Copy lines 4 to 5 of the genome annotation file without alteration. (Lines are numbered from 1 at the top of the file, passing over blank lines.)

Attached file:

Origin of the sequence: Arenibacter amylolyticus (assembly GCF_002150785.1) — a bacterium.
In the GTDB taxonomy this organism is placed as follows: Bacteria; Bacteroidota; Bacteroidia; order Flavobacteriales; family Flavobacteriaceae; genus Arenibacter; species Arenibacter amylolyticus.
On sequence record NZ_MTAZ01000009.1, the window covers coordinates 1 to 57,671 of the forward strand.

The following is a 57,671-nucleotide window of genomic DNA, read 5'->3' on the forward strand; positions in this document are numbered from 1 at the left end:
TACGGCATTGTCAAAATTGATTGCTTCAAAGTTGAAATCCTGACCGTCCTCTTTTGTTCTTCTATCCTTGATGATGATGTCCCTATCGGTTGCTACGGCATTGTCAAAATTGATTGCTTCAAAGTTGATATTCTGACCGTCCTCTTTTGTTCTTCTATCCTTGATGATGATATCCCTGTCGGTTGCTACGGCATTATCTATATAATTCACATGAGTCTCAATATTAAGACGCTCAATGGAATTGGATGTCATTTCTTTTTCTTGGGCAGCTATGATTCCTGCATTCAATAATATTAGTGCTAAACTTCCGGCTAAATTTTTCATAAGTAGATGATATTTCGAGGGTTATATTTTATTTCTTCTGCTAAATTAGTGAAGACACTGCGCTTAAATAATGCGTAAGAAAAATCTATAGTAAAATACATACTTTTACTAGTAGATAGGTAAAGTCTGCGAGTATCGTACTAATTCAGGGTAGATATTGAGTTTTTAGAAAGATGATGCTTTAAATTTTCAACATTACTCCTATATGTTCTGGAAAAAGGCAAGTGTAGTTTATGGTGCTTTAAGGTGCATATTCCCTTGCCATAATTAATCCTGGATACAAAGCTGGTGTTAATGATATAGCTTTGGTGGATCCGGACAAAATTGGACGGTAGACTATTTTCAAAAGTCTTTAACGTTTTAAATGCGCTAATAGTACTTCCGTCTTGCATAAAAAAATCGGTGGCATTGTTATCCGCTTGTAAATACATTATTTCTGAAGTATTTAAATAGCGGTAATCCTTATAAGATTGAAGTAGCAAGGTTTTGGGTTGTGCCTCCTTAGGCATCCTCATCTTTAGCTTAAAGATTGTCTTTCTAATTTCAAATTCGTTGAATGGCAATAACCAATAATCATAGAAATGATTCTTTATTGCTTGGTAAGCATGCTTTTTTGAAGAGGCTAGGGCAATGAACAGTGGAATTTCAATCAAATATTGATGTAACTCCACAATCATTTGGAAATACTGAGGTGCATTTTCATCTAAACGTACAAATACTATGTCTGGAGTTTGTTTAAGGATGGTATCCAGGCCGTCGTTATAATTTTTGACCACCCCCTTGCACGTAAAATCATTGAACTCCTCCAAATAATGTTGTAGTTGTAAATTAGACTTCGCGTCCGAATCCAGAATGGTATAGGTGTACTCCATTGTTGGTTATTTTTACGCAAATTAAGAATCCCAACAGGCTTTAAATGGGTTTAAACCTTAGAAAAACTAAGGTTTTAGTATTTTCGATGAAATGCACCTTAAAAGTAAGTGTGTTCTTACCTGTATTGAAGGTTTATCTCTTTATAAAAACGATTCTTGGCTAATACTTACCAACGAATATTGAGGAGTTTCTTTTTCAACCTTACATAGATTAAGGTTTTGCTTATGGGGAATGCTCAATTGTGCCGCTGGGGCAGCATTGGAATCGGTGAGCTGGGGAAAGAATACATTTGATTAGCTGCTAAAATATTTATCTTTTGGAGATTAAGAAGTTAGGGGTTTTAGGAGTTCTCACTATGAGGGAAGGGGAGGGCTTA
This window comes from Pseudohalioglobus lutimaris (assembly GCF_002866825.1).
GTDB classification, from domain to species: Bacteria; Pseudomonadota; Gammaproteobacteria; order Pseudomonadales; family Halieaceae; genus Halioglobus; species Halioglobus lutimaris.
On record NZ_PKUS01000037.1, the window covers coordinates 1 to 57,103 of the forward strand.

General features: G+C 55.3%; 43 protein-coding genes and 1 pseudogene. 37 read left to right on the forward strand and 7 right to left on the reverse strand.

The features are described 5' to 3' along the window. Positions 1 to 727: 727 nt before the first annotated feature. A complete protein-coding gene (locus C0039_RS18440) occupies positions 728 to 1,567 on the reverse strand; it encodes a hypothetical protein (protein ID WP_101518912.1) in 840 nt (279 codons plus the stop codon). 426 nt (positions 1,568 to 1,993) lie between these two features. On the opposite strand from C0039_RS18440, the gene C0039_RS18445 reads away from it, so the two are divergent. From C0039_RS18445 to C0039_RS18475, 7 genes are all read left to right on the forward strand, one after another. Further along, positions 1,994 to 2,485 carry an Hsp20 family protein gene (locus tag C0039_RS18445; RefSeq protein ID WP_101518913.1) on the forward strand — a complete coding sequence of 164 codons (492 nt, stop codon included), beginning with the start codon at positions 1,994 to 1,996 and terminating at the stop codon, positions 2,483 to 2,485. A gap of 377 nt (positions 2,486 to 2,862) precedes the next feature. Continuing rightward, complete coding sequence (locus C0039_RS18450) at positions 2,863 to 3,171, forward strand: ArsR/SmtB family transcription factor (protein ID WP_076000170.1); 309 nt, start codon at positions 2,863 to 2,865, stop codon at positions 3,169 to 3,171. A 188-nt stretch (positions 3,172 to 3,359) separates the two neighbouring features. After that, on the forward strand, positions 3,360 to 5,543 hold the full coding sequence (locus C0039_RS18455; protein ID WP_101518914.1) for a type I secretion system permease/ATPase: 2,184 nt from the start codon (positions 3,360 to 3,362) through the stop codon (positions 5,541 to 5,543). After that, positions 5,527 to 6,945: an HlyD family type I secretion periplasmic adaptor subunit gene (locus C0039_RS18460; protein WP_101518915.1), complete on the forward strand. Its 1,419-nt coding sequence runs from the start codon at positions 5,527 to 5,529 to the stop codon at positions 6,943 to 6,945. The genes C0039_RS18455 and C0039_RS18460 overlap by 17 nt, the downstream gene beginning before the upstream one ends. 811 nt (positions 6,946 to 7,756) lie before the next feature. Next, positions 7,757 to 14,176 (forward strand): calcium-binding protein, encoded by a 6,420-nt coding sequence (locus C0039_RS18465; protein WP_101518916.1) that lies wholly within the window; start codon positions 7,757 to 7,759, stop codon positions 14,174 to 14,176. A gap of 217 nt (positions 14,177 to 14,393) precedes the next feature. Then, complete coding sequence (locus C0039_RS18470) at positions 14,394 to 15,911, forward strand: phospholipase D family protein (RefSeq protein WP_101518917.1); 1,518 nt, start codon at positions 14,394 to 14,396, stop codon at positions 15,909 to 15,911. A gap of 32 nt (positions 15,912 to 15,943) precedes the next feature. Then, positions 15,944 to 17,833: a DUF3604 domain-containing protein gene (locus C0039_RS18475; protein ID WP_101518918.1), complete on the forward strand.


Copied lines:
The following is a 57,671-nucleotide window of genomic DNA, read 5'->3' on the forward strand; positions in this document are numbered from 1 at the left end:
TACGGCATTGTCAAAATTGATTGCTTCAAAGTTGAAATCCTGACCGTCCTCTTTTGTTCTTCTATCCTTGATGATGATGTCCCTATCGGTTGCTACGGCATTGTCAAAATTGATTGCTTCAAAGTTGATATTCTGACCGTCCTCTTTTGTTCTTCTATCCTTGATGATGATATCCCTGTCGGTTGCTACGGCATTATCTATATAATTCACATGAGTCTCAATATTAAGACGCTCAATGGAATTGGATGTCATTTCTTTTTCTTGGGCAGCTATGATTCCTGCATTCAATAATATTAGTGCTAAACTTCCGGCTAAATTTTTCATAAGTAGATGATATTTCGAGGGTTATATTTTATTTCTTCTGCTAAATTAGTGAAGACACTGCGCTTAAATAATGCGTAAGAAAAATCTATAGTAAAATACATACTTTTACTAGTAGATAGGTAAAGTCTGCGAGTATCGTACTAATTCAGGGTAGATATTGAGTTTTTAGAAAGATGATGCTTTAAATTTTCAACATTACTCCTATATGTTCTGGAAAAAGGCAAGTGTAGTTTATGGTGCTTTAAGGTGCATATTCCCTTGCCATAATTAATCCTGGATACAAAGCTGGTGTTAATGATATAGCTTTGGTGGATCCGGACAAAATTGGACGGTAGACTATTTTCAAAAGTCTTTAACGTTTTAAATGCGCTAATAGTACTTCCGTCTTGCATAAAAAAATCGGTGGCATTGTTATCCGCTTGTAAATACATTATTTCTGAAGTATTTAAATAGCGGTAATCCTTATAAGATTGAAGTAGCAAGGTTTTGGGTTGTGCCTCCTTAGGCATCCTCATCTTTAGCTTAAAGATTGTCTTTCTAATTTCAAATTCGTTGAATGGCAATAACCAATAATCATAGAAATGATTCTTTATTGCTTGGTAAGCATGCTTTTTTGAAGAGGCTAGGGCAATGAACAGTGGAATTTCAATCAAATATTGATGTAACTCCACAATCATTTGGAAATACTGAGGTGCATTTTCATCTAAACGTACAAATACTATGTCTGGAGTTTGTTTAAGGATGGTATCCAGGCCGTCGTTATAATTTTTGACCACCCCCTTGCACGTAAAATCATTGAACTCCTCCAAATAATGTTGTAGTTGTAAATTAGACTTCGCGTCCGAATCCAGAATGGTATAGGTGTACTCCATTGTTGGTTATTTTTACGCAAATTAAGAATCCCAACAGGCTTTAAATGGGTTTAAACCTTAGAAAAACTAAGGTTTTAGTATTTTCGATGAAATGCACCTTAAAAGTAAGTGTGTTCTTACCTGTATTGAAGGTTTATCTCTTTATAAAAACGATTCTTGGCTAATACTTACCAACGAATATTGAGGAGTTTCTTTTTCAACCTTACATAGATTAAGGTTTTGCTTATGGGGAATGCTCAATTGTGCCGCTGGGGCAGCATTGGAATCGGTGAGCTGGGGAAAGAATACATTTGATTAGCTGCTAAAATATTTATCTTTTGGAGATTAAGAAGTTAGGGGTTTTAGGAGTTCTCACTATGAGGGAAGGGGAGGGCTTA